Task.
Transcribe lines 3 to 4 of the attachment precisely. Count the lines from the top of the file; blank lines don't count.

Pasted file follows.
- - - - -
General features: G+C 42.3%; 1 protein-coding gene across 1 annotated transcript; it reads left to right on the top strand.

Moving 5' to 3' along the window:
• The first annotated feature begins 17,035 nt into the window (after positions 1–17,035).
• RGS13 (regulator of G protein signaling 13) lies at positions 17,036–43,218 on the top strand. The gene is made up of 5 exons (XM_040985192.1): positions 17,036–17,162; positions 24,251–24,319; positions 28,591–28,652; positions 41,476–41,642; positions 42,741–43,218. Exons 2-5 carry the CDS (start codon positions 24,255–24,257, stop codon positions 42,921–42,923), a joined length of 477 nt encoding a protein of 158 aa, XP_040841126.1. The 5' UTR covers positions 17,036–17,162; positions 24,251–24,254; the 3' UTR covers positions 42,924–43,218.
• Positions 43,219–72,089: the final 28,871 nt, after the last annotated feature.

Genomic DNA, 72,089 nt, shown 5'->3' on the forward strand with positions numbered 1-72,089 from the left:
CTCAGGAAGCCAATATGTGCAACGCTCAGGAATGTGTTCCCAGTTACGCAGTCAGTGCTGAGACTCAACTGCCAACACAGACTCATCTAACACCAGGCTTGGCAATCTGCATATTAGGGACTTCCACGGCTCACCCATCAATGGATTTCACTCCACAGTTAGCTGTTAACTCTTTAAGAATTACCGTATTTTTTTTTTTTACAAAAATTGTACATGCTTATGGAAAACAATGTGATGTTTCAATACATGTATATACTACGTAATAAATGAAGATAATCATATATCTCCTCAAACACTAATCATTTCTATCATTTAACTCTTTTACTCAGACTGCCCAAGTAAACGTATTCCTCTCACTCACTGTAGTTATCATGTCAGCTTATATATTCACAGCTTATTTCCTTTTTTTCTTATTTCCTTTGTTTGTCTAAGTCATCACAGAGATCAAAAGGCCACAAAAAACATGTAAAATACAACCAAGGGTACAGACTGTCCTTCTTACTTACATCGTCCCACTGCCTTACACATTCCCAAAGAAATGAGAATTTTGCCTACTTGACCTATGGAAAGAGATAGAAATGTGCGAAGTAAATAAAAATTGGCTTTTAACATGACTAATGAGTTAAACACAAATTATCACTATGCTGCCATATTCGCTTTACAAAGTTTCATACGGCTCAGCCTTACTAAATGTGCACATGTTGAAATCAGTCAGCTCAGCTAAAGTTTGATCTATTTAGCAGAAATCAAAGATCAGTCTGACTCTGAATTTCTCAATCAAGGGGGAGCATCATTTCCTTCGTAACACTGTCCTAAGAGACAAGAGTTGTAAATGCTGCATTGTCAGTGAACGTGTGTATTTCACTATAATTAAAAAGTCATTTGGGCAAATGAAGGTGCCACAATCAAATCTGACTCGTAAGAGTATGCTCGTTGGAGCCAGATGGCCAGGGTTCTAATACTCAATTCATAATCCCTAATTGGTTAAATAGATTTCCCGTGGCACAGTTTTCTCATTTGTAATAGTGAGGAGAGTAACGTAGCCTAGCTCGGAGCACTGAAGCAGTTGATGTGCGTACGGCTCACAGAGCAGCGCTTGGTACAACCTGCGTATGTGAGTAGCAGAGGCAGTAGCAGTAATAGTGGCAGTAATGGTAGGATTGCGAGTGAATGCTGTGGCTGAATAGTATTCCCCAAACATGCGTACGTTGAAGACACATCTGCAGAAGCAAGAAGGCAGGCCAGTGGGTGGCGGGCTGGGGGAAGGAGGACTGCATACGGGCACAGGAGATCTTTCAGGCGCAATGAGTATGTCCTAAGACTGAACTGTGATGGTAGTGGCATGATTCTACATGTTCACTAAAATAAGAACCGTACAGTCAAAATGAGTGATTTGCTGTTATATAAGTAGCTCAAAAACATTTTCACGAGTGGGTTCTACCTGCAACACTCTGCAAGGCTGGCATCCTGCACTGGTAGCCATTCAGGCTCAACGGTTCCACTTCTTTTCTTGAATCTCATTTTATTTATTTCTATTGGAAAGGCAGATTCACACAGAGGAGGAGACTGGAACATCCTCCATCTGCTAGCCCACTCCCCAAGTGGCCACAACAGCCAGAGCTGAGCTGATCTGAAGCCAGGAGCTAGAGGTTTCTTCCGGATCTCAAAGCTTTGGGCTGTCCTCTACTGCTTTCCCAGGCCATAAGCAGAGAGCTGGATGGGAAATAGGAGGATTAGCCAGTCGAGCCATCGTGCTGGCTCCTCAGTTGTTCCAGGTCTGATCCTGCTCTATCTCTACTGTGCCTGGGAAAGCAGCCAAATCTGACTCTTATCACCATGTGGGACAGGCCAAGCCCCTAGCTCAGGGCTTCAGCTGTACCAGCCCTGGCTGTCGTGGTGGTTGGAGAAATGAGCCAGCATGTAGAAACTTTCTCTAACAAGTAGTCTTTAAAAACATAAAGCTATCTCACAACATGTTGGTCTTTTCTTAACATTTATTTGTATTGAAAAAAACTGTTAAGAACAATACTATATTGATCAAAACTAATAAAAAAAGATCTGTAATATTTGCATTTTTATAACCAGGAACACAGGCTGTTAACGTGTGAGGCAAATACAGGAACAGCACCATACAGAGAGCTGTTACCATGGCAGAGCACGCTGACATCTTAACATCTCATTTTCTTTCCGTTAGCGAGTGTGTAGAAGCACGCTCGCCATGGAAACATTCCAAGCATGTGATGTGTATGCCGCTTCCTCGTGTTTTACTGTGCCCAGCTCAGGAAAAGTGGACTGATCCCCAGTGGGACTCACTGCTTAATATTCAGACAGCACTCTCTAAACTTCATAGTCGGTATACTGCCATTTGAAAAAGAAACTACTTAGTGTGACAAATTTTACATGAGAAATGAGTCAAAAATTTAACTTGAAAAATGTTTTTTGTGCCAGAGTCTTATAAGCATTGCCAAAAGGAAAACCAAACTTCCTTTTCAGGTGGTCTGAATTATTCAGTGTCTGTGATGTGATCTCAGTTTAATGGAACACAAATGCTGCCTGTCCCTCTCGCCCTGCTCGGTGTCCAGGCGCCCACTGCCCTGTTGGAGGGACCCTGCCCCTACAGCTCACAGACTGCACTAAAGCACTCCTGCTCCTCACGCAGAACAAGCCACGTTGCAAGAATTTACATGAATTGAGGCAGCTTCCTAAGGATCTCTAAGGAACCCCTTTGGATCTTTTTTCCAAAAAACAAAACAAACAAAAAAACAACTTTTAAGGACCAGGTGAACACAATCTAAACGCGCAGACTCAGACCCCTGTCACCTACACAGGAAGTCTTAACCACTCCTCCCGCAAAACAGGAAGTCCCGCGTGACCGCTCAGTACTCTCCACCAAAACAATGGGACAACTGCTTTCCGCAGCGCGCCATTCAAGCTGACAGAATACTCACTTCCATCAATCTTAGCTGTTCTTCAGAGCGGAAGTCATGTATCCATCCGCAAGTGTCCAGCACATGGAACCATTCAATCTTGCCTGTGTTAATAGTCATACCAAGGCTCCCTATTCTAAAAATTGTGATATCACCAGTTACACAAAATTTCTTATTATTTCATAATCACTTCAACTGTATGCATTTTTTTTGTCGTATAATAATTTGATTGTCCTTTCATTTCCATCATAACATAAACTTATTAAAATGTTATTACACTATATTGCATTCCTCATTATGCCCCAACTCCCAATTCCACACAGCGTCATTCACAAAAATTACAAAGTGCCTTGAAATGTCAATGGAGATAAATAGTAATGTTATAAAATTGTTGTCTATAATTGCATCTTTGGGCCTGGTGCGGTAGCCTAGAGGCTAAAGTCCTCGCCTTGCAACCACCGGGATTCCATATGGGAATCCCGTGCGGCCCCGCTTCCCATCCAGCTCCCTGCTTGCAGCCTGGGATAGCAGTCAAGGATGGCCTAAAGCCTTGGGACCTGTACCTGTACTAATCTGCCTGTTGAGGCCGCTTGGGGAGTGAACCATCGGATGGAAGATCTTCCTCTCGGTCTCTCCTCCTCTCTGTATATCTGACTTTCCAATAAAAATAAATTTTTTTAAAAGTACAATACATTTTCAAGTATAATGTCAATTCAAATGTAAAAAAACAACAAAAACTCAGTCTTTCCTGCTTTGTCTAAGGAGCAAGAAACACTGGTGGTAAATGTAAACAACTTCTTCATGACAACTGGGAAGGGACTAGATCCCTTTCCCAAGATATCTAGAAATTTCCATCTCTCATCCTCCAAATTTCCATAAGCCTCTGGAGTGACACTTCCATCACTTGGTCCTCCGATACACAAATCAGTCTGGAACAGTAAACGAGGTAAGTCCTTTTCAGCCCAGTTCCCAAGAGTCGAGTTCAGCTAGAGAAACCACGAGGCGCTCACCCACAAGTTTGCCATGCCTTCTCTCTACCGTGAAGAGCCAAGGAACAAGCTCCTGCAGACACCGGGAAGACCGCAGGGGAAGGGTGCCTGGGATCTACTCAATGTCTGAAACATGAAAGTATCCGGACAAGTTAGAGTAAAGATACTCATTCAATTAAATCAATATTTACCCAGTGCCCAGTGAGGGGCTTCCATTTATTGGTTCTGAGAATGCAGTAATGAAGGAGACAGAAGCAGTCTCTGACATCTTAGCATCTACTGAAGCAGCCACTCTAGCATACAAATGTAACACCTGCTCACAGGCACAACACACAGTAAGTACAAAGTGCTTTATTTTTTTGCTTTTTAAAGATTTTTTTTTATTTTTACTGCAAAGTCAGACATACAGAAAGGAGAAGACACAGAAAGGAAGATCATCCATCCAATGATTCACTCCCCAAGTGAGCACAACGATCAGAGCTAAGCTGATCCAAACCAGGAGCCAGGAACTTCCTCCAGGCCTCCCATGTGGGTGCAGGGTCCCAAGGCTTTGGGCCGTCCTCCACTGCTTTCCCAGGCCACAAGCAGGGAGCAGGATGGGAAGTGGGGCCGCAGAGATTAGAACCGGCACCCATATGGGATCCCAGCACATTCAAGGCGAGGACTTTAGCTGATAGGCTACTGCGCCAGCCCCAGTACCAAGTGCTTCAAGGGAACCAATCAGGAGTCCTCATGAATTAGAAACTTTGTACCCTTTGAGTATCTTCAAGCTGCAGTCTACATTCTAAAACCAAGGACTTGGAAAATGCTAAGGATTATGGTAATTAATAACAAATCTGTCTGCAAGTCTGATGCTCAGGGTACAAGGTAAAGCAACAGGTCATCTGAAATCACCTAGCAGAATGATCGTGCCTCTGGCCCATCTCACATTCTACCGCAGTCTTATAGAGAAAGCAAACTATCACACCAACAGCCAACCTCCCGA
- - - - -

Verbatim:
• The first annotated feature begins 17,035 nt into the window (after positions 1–17,035).
• RGS13 (regulator of G protein signaling 13) lies at positions 17,036–43,218 on the top strand. The gene is made up of 5 exons (XM_040985192.1): positions 17,036–17,162; positions 24,251–24,319; positions 28,591–28,652; positions 41,476–41,642; positions 42,741–43,218. Exons 2-5 carry the CDS (start codon positions 24,255–24,257, stop codon positions 42,921–42,923), a joined length of 477 nt encoding a protein of 158 aa, XP_040841126.1. The 5' UTR covers positions 17,036–17,162; positions 24,251–24,254; the 3' UTR covers positions 42,924–43,218.